The father of fantasy literature, George MacDonald was acclaimed by C. S. Lewis as "my master." This 1895 novel about a man who travels through time to meet Adam and Eve explores humanity's fall from grace and ultimate redemption. Rich in symbolism and allegory, it ranks with the best of Poe.
Original publication date
If you're looking for a traditional fantasy novel, don't go for this one. If you're looking for something to chew over when it comes to life, the universe and everything, this may be a perfect match.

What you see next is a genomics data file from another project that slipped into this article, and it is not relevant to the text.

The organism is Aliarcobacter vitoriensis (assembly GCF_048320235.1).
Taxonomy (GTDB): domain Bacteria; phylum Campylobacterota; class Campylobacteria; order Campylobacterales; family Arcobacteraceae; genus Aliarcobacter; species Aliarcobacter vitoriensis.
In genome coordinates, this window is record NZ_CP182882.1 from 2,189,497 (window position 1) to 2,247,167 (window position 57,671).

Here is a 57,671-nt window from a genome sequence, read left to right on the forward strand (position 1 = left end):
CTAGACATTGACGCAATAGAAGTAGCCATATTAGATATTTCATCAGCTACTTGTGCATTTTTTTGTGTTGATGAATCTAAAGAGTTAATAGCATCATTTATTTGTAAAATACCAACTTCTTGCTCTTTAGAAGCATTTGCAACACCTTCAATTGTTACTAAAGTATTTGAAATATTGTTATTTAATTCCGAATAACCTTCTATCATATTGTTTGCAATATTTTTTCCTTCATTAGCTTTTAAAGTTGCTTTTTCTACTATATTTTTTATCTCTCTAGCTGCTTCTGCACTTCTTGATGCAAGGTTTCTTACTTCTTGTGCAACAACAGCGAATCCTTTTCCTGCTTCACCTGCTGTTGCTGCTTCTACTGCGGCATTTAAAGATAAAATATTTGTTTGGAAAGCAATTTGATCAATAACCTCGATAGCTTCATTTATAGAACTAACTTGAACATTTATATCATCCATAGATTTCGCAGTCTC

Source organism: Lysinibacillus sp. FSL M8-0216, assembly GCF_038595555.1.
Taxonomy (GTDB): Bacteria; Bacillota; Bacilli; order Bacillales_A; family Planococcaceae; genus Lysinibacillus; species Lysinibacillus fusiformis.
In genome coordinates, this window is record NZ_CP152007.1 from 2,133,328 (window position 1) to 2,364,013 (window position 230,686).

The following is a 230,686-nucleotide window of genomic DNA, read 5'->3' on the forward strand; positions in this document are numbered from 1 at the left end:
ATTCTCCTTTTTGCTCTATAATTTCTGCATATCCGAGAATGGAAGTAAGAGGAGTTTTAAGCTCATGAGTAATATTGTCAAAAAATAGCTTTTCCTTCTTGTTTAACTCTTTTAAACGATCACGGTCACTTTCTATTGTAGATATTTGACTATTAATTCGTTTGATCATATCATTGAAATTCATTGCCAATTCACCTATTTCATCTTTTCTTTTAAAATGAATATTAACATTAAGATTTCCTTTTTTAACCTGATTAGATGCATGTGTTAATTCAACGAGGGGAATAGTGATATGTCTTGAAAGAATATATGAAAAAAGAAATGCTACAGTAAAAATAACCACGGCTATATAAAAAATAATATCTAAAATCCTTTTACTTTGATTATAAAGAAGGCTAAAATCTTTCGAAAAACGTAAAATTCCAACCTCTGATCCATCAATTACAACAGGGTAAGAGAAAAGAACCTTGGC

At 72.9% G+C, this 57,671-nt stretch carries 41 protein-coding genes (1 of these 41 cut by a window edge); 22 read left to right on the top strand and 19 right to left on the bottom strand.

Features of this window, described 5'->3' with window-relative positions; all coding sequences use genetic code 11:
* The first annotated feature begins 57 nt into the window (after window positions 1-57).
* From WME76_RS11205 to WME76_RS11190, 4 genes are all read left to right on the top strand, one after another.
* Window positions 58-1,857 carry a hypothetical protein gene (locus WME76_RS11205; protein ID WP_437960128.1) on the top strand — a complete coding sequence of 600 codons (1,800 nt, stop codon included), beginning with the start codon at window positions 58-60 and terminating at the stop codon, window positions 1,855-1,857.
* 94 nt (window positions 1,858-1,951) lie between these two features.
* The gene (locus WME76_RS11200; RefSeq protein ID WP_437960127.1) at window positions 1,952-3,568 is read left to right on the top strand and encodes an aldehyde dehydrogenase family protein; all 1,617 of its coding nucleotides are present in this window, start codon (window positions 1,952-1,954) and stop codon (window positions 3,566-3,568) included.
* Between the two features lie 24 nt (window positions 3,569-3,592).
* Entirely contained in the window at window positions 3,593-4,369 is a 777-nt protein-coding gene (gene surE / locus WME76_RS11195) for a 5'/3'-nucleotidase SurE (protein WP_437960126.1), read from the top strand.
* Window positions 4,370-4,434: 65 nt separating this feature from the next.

I can't quite say I really liked this. I'd say this hovers between a two and a three star. On one hand, I made it through to the end, it has interesting ideas and historical importance in the fantasy genre. On the other hand, I often found this dull, no characters captured my sympathy or imagination and this just didn't strike me as an outstanding example of the kind of book it exemplifies. This doesn't have the humor, whimsy, wit or charm of Through the Looking Glass or Narnia or the prodigious imagination, unity, beautiful language and architecture of The Divine Comedy. I can't imagine I'll ever reread this, and I just can't see this as being in the same league as Dante, Carroll or Lewis.